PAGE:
The present invention has the following advantages.

At deposition rates of about 10 μm/h, the recording material exhibits charging field intensities up to 80 V/μm; its dark resistance at room temperature is 1012 to 1014 Ω cm. The resulting layers are homogeneous and amorphous and can be charged positively as well as negatively. A material rich in voids is obtained so that the a-Si layer adheres very well to the substrate. Due to the increased deposition rate, the material can be produced more economically.

BRIEF DESCRIPTION OF THE DRAWINGS

FIG. 1 shows the hydrogen effusion curves of an a-Si layer produced by means of the method according to the invention and of an a-Si layer produced by means of high frequency magnetron cathode sputtering.

FIG. 2 shows the hydrogen effusion curves of an a-Si layer produced by means of the method according to the invention at a deposition rate of greater than 10 μm/h and of an a-Si layer produced by means of direct current magnetron cathode sputtering and at a significantly lower deposition rate.

FIG. 3 shows, in a ten thousand times enlargement, the microstructure of a broken edge of an a-Si layer produced by means of high frequency magnetron cathode sputtering.

FIG. 4 shows, in a ten thousand times enlargement, the microstructure of a broken edge of an a-Si layer produced according to the method of the invention.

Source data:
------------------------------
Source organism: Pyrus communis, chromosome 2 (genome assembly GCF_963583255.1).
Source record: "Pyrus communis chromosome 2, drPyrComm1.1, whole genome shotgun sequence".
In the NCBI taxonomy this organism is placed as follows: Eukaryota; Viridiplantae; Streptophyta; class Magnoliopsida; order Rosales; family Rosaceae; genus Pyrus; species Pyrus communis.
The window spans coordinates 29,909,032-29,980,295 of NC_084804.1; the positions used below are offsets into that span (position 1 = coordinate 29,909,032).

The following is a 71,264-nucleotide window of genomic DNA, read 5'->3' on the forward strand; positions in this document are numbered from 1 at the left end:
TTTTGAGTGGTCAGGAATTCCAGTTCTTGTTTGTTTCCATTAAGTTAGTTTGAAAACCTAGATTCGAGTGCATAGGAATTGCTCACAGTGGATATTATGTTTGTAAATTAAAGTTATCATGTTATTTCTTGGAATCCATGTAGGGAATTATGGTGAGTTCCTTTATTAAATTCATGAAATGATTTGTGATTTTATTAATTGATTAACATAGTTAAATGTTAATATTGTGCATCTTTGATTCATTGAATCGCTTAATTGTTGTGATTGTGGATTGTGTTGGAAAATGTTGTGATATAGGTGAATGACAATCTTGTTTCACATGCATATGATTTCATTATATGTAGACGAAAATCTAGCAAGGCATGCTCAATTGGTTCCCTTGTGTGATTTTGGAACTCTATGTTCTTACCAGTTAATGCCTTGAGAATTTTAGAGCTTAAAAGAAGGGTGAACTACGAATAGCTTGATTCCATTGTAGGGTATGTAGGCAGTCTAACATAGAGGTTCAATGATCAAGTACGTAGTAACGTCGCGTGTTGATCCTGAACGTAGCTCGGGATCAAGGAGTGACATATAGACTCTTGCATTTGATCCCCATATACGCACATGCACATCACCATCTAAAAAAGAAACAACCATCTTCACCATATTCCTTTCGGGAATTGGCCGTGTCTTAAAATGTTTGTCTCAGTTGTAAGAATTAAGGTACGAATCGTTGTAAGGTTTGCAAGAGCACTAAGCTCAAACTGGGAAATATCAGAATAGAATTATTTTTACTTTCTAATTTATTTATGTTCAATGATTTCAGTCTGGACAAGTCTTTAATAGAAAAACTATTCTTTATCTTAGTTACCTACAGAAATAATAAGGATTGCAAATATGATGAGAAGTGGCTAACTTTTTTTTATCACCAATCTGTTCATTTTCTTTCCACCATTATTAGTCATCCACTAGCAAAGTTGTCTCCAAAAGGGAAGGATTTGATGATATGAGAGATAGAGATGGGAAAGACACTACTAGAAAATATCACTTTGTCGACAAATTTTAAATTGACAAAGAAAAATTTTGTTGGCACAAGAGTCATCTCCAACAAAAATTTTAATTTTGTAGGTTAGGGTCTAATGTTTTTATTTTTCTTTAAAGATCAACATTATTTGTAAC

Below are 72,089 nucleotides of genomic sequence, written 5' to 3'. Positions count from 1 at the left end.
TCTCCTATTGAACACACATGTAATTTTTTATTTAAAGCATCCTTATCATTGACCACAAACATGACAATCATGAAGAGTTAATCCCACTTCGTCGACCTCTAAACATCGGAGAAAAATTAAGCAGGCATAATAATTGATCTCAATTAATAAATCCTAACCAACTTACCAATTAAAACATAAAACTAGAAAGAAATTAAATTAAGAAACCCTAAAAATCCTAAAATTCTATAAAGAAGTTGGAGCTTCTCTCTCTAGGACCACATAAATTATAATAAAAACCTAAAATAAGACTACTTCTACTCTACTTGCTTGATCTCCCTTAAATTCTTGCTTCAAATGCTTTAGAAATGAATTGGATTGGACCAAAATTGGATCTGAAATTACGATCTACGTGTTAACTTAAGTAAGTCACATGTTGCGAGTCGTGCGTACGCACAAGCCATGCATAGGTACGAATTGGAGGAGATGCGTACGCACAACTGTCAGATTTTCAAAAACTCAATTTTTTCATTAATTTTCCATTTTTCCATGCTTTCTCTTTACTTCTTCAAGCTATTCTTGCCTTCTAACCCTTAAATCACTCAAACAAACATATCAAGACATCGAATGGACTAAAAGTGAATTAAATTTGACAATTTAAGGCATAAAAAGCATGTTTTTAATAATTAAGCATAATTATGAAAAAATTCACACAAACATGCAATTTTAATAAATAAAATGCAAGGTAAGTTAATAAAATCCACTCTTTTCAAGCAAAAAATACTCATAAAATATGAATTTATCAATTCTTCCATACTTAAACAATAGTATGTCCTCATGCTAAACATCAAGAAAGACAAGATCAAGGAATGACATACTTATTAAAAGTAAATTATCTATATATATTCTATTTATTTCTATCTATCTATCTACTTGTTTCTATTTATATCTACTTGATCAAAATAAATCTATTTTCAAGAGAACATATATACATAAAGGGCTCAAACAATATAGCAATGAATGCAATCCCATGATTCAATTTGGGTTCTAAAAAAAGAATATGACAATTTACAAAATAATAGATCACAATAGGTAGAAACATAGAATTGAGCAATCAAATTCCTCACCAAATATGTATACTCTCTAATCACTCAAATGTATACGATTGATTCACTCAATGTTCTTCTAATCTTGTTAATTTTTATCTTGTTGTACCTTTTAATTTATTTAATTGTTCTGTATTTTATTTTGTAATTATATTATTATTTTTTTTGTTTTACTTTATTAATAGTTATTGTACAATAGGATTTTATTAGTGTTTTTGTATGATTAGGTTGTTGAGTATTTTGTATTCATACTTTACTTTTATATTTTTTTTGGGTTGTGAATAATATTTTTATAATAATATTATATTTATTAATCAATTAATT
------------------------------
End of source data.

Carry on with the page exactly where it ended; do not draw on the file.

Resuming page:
FIG. 5 is a diagram showing the charging potential, the dark discharge and the drop in exposure of an a-Si layer produced according to the method of the invention.

FIG. 6 is a diagram showing the change in dark conductivity of an a-Si layer produced according to the method of the invention as a function of the substrate temperature.

FIG. 7 is a diagram showing the drop in dark decay after 1 second following charging in a structure of Al/SiOx /a-Si as a function of the influx of hydrogen.

FIG. 8 is a cross-sectional representation of an electrophotographic recording material.

DESCRIPTION OF THE PREFERRED EMBODIMENTS

Manufacturing process:

Photoconductive layers of a structure of Al/SiOx /a-Si are produced on Al substrates; the SiOx forms a blocking layer.

The a-Si layer was produced under the following conditions:

______________________________________total pressure of argon + hydrogen                 5  10-3 mbarhydrogen percentage in the cathode                 40.7%sputtering atmospheresubstrate temperature 150 C.argon gas influx      14target: crystalline Si, n-type                 1 Ω cm______________________________________